Sunday, April 22, 2012

Considering Out-of-Hospital Birth? Questions to Ask Your Midwife

Note: "Out of Hospital" birth is defined as home birth or birth at a freestanding birth center, one that is not within the walls of a hospital.)  

A note about pointed questions: If you are embarrassed to ask the questions lest you offend the midwife, don’t be. Any midwife who bristles about these questions needs to be left in the dust. She should have complete composure, no defensiveness and be clear and truthful in her answers. If she can’t act professional with you, how will she act with a doctor in front of her if you transport? It’s a midwife’s job to answer these questions; it’s your right to know the answers.

Are you licensed?  What are your credentials and experience?
Being licensed, regardless of state is critical.  Do not hire a midwife practicing without a license.  Know the laws in your state.  In all states CNMs have a license, but CPMs are licensed in some states, not in others, and illegal completely to practice in yet others.  Even if you find a CPM who is licensed, please thoroughly understand their credential because it is far less education, clinical practice, and experience than a CNM.  The philosophy of their credential is also something to be concerned about.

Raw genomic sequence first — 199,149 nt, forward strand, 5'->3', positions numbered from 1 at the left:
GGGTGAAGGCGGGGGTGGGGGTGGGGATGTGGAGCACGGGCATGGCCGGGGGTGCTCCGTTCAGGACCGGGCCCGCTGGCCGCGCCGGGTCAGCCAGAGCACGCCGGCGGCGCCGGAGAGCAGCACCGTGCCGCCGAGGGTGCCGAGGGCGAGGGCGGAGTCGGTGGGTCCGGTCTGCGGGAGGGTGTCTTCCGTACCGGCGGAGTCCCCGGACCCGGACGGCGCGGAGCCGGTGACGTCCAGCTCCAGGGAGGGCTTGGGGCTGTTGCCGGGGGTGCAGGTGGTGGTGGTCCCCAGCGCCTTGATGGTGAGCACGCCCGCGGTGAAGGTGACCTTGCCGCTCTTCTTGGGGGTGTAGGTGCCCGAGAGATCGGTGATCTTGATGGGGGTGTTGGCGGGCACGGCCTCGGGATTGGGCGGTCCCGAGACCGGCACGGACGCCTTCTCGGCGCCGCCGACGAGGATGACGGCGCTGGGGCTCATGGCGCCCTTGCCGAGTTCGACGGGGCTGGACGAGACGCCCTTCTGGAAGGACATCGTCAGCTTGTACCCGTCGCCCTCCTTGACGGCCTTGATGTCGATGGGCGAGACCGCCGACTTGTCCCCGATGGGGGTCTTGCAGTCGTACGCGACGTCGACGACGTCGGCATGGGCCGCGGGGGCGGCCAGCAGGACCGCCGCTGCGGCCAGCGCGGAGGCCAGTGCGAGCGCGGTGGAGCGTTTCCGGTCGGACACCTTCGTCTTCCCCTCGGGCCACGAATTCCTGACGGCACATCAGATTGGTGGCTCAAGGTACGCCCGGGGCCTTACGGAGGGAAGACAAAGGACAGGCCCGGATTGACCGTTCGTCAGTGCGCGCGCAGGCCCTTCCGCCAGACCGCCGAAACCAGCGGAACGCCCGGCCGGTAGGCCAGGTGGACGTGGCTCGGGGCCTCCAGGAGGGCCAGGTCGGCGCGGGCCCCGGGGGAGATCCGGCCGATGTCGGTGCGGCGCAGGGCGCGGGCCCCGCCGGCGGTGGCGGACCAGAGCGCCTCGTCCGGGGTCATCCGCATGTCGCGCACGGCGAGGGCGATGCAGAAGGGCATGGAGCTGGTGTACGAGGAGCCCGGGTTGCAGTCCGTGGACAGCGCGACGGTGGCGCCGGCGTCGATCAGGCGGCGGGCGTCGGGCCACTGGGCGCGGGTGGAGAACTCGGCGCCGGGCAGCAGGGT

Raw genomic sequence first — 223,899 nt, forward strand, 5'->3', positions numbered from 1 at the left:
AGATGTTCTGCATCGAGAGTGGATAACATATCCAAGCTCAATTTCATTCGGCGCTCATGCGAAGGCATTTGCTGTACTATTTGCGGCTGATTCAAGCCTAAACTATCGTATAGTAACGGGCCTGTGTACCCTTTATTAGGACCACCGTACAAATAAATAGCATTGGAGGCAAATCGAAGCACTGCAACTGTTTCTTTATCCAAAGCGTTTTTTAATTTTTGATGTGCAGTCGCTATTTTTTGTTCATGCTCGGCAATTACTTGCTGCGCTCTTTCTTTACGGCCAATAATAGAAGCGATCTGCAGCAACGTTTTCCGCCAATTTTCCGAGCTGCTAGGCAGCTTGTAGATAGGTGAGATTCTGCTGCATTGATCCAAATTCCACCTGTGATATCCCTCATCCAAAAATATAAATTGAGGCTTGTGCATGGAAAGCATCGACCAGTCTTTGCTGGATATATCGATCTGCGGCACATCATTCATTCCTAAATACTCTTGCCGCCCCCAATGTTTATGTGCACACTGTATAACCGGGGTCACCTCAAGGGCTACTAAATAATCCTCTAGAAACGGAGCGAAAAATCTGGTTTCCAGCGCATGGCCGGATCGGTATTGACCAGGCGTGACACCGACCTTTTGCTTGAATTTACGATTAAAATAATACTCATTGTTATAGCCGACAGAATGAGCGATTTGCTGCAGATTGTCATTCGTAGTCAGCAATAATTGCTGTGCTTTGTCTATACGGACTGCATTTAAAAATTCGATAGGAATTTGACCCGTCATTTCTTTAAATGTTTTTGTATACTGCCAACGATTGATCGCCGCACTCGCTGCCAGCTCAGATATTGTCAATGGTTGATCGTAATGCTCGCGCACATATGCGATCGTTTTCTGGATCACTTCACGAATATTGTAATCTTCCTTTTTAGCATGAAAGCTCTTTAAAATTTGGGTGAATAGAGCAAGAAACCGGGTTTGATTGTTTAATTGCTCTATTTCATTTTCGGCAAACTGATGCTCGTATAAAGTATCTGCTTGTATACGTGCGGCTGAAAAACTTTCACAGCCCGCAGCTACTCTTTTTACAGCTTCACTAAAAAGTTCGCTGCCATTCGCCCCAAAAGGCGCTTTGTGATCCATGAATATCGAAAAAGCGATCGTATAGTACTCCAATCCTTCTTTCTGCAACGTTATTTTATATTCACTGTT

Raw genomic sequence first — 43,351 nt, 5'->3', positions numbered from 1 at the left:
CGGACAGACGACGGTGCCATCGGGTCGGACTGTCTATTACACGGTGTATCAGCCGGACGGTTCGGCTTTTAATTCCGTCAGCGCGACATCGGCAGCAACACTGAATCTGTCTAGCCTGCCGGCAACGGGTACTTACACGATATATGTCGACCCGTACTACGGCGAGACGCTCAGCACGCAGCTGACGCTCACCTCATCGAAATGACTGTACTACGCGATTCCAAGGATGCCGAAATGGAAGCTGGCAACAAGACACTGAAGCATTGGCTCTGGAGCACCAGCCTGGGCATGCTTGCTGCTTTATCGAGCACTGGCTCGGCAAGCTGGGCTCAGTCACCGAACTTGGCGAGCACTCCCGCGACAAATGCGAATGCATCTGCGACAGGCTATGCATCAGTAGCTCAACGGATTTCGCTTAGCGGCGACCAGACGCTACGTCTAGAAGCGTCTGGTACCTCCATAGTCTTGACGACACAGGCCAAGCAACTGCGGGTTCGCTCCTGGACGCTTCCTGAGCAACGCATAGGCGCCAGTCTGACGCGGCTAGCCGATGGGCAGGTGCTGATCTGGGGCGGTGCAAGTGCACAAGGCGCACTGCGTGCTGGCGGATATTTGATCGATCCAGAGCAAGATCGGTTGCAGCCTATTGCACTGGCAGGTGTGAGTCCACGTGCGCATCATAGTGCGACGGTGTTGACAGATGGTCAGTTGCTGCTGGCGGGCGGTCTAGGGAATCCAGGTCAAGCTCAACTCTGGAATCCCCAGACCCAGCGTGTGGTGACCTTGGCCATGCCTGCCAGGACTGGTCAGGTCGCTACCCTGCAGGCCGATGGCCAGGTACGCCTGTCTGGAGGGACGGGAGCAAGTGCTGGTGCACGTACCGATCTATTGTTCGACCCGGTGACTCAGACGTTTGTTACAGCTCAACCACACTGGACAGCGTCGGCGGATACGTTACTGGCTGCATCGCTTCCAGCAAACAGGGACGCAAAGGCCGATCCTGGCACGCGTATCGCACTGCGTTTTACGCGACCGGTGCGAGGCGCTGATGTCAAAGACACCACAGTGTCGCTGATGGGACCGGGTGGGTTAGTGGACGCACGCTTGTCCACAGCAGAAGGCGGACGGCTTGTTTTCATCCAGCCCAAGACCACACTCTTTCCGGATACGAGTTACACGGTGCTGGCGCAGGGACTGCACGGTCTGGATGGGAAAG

How long have you been practicing as a primary midwife for out of hospital birth?  How many births have you attended as a doula? As an apprentice? A midwifery assistant? How many births have you been the primary midwife with supervision and then without supervision at a homebirth for? How many births did you experience in the hospital setting?  
I can’t stress this enough, asking the midwife more pointed questions will give the woman more information than just, “How many births have you been to?”  But, what should the answers be? Because there is no standardization in midwifery education or skills training, the answer depends a lot on the woman.  It’s difficult to evaluate philosophy and character, indicators for how this person would handle your care in the event of impending danger or crisis.  The more specific questions you ask, the more information you have.  At a minimum, you’re looking for someone who has experienced hospital births, complications, transfers as the primary caregiver, and doesn’t hesitate to describe circumstances that were out of her scope of practice whereby care was transferred.